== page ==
I think that anything you’re exposed to as a kid that looks like something that is normal to do creates a culture of belief. I was fairly confident that if my cousins could play the guitar that I would be able to. [Laughs.]
You’ve said that literature was a large inspiration for your songs’ lyrics. What kind of books did you read?
Being sort of an autodidact, I have a lot of weird associations that maybe would have never come about if I had taken any kind of serious literature courses. There are gaping holes in my knowledge of literature, and at the same time I’m a big fan of Robert Walser, a semi-obscure German short-story writer. It’s kind of been the same way with music: It’s just finding one thing, and it leads you to another thing.
Fittingly, you met Jay Farrar in English class at Belleville Township High School West. Do you recall that first meeting?
Yeah, I do. At that time, meeting another person that even knew who The Ramones were was a basis for friendship. I imagine it’s still the same, especially as a kid growing up feeling somewhat alienated from their environment, to stumble upon a connection like that and realize that you’re not alone is kind of cool.
What was it like playing with Uncle Tupelo at Cicero’s during the ’80s?
We played there before it was even expanded—it was like half the size. It was an L-shaped, little basement room, and it was bring your own PA. I remember having to set it up on cinder blocks because there were like six inches of water. It made me a little nervous plugging in a guitar amp while standing ankle-deep in water. It seems like that’s not up to code.
And it was when you were still with Uncle Tupelo that you met your wife, Susan Miller, at the Cubby Bear in Chicago. Do you remember that first meeting?
She was pretty distracted. It was her birthday party, and we were opening up for her boyfriend’s band, and she was walking around with a basketball underneath her dress, pretending she was pregnant. Looking back now, it seems prophetic.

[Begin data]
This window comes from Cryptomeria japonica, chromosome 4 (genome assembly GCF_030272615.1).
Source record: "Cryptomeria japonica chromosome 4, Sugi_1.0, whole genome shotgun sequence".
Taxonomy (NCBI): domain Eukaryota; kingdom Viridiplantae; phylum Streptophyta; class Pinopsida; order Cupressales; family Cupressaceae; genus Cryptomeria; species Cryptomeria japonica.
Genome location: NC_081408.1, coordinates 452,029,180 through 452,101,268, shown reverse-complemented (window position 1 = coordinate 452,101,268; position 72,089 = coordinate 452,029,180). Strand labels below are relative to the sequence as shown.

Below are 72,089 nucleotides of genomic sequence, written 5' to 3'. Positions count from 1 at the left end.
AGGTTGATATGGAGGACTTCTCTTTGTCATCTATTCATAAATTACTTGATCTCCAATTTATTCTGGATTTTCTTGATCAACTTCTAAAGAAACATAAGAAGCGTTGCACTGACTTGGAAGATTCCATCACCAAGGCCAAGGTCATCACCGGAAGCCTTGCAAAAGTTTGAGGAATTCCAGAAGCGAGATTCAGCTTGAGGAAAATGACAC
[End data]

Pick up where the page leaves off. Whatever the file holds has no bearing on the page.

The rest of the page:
What was your proudest accomplishment with Uncle Tupelo?
I’m proud of the fact that we worked as hard as we did, and we set our sights on realistic goals like, “If we can get a gig in Columbia, wouldn’t that just be the coolest thing in the world?” And when we achieved those goals, we had a pretty natural progression of successes that would be modest to most people. But I’m proud of what we were able to do. At the time, getting a record deal wasn’t something that happens every day, even a little tiny record deal in St. Louis just didn’t happen very often. And there wasn’t a whole lot of understanding within the community from other bands. Some of the bands didn’t realize that we were on the smallest record label in the world; there was no understanding that we weren’t going to get rich and have a major label record deal. I do remember there being some strange animosity and jealousy. I wanted to tell these bands, “You wouldn’t want this record deal. We don’t even really want it.”
Have you mended things with Jay Farrar since the band broke up?
Um, no actually. Sadly, it’s not an easy thing to talk about. I don’t have any reason to say anything negative or bad. I don’t feel like we are in competition. It’s just two guys that went to high school together, were in a band together, and drifted apart. There’s a certain faction of music fans—I think a fairly small faction, at this point in time—that obsess over the concept of there being some sort of reunion. I understand the curiosity if you’re a fan of Uncle Tupelo, but sadly there’s no story there.
Wilco made its debut at Cicero’s on Nov. 17, 1994, billed as “Black Shampoo.” Why that name?
It was the name of a Blaxploitation movie that we thought was really funny at the time. Ken Coomer, Wilco’s first drummer, was a pretty big collector of video cassettes of funny, weird stuff—stuff you would look up on YouTube now. I don’t know why we used an alias: There were probably only about 300 people that wanted to see us, whether we were Black Shampoo or Wilco.